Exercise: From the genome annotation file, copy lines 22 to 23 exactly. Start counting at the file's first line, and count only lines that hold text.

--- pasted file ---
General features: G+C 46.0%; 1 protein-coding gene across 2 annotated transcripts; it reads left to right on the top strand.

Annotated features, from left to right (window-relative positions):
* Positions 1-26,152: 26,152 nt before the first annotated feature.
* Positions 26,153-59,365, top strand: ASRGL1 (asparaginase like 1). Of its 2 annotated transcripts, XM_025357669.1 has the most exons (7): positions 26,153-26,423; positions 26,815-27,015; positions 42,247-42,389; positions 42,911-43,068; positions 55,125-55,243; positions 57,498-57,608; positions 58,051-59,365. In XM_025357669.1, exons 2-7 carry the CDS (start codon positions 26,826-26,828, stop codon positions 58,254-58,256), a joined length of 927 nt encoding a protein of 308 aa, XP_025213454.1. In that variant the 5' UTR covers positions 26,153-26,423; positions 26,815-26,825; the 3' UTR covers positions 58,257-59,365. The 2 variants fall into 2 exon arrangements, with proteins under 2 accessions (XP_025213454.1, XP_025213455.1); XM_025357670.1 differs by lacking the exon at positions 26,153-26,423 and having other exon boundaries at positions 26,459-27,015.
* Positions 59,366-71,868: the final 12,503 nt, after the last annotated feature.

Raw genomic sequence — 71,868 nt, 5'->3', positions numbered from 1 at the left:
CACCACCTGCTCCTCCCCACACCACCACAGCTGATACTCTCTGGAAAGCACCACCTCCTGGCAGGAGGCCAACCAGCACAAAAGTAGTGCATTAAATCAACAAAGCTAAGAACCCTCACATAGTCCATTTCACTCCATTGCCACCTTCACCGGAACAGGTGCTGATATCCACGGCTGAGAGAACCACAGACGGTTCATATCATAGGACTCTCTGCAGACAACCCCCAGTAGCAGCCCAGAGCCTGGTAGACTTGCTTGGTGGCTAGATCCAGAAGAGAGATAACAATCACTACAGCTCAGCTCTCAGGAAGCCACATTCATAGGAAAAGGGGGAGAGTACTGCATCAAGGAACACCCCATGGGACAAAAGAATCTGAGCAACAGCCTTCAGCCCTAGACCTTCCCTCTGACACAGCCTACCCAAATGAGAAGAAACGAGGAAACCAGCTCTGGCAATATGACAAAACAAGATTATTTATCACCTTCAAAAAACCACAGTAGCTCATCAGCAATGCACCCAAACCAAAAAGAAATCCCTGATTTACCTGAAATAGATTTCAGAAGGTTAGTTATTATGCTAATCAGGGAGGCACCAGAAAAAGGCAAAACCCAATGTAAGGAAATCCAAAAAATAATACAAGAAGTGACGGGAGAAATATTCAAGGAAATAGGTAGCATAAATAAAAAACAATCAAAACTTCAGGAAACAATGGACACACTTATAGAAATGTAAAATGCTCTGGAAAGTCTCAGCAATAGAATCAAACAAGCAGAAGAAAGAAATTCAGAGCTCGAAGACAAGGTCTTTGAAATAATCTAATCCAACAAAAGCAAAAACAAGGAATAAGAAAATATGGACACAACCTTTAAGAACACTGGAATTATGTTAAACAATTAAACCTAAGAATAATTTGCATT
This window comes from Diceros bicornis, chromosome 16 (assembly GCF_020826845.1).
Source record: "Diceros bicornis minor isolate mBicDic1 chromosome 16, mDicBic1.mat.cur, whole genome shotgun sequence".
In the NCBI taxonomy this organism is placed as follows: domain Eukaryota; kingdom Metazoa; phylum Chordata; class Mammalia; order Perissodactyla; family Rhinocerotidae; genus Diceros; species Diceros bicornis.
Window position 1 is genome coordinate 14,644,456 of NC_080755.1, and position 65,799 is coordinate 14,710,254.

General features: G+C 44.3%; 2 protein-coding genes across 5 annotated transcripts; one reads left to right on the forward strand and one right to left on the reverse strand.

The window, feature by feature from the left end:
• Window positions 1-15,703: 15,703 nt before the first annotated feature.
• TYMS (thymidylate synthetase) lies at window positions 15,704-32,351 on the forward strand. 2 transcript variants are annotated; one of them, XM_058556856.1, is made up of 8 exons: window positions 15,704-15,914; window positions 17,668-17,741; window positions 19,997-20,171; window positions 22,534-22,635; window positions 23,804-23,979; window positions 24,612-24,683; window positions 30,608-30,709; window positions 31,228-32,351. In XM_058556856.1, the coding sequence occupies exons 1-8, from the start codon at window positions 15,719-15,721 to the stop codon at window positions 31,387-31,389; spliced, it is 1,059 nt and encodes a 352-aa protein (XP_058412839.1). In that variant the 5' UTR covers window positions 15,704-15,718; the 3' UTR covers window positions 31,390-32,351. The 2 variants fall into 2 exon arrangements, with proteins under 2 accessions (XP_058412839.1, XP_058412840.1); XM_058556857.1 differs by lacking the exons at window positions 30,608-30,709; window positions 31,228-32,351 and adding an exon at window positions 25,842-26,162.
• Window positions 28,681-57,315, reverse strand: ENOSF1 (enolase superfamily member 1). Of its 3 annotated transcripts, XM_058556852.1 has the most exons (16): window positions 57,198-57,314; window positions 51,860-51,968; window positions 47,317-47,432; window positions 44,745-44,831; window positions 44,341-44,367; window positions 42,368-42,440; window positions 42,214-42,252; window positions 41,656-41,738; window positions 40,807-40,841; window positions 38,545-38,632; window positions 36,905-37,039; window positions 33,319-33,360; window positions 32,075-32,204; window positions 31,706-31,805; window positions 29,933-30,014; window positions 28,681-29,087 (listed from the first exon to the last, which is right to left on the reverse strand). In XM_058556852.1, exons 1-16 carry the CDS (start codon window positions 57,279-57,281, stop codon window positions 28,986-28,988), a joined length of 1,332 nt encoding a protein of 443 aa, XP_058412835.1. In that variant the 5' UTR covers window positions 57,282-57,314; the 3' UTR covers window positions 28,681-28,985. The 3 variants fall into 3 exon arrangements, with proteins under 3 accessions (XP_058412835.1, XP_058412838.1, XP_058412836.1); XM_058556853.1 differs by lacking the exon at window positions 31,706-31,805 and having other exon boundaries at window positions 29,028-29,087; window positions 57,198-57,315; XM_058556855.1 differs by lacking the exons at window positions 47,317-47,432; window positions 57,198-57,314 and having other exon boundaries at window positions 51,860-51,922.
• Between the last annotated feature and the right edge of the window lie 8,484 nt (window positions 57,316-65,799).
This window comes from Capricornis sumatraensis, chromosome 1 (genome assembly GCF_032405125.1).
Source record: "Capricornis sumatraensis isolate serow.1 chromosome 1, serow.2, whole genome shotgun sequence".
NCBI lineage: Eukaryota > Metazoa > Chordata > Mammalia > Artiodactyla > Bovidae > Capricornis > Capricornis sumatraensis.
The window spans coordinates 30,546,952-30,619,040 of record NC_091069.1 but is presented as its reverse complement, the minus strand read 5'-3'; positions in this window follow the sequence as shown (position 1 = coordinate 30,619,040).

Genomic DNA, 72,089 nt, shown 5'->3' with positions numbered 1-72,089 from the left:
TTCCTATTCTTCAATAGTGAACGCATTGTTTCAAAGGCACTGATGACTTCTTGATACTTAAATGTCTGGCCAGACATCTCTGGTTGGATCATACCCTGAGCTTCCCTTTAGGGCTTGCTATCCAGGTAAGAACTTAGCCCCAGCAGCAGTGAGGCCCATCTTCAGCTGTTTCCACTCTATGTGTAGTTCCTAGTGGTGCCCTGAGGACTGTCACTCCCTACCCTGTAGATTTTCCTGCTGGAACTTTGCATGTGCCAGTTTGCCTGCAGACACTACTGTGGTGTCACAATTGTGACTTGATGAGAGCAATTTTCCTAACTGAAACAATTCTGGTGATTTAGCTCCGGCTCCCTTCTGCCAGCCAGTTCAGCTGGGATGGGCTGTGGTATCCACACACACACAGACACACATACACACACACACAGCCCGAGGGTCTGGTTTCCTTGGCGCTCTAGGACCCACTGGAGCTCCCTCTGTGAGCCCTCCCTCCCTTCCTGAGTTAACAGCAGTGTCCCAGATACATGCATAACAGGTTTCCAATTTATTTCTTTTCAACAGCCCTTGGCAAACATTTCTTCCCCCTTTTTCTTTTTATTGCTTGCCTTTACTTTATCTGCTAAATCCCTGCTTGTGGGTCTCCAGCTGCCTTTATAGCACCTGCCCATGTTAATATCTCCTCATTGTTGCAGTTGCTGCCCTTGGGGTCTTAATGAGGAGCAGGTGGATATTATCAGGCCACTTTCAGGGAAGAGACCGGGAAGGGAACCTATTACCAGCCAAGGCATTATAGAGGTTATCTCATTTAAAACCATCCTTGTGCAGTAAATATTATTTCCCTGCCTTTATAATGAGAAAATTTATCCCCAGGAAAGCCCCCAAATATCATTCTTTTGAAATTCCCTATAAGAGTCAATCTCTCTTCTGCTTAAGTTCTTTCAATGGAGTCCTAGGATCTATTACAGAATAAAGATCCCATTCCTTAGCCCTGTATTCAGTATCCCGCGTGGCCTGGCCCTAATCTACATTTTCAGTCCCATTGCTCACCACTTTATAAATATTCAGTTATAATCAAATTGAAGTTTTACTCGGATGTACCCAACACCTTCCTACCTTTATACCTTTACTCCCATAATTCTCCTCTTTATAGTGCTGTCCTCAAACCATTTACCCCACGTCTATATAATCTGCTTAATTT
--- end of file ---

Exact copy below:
Genomic DNA, 72,089 nt, shown 5'->3' with positions numbered 1-72,089 from the left:
TTCCTATTCTTCAATAGTGAACGCATTGTTTCAAAGGCACTGATGACTTCTTGATACTTAAATGTCTGGCCAGACATCTCTGGTTGGATCATACCCTGAGCTTCCCTTTAGGGCTTGCTATCCAGGTAAGAACTTAGCCCCAGCAGCAGTGAGGCCCATCTTCAGCTGTTTCCACTCTATGTGTAGTTCCTAGTGGTGCCCTGAGGACTGTCACTCCCTACCCTGTAGATTTTCCTGCTGGAACTTTGCATGTGCCAGTTTGCCTGCAGACACTACTGTGGTGTCACAATTGTGACTTGATGAGAGCAATTTTCCTAACTGAAACAATTCTGGTGATTTAGCTCCGGCTCCCTTCTGCCAGCCAGTTCAGCTGGGATGGGCTGTGGTATCCACACACACACAGACACACATACACACACACACAGCCCGAGGGTCTGGTTTCCTTGGCGCTCTAGGACCCACTGGAGCTCCCTCTGTGAGCCCTCCCTCCCTTCCTGAGTTAACAGCAGTGTCCCAGATACATGCATAACAGGTTTCCAATTTATTTCTTTTCAACAGCCCTTGGCAAACATTTCTTCCCCCTTTTTCTTTTTATTGCTTGCCTTTACTTTATCTGCTAAATCCCTGCTTGTGGGTCTCCAGCTGCCTTTATAGCACCTGCCCATGTTAATATCTCCTCATTGTTGCAGTTGCTGCCCTTGGGGTCTTAATGAGGAGCAGGTGGATATTATCAGGCCACTTTCAGGGAAGAGACCGGGAAGGGAACCTATTACCAGCCAAGGCATTATAGAGGTTATCTCATTTAAAACCATCCTTGTGCAGTAAATATTATTTCCCTGCCTTTATAATGAGAAAATTTATCCCCAGGAAAGCCCCCAAATATCATTCTTTTGAAATTCCCTATAAGAGTCAATCTCTCTTCTGCTTAAGTTCTTTCAATGGAGTCCTAGGATCTATTACAGAATAAAGATCCCATTCCTTAGCCCTGTATTCAGTATCCCGCGTGGCCTGGCCCTAATCTACATTTTCAGTCCCATTGCTCACCACTTTATAAATATTCAGTTATAATCAAATTGAAGTTTTACTCGGATGTACCCAACACCTTCCTACCTTTATACCTTTACTCCCATAATTCTCCTCTTTATAGTGCTGTCCTCAAACCATTTACCCCACGTCTATATAATCTGCTTAATTT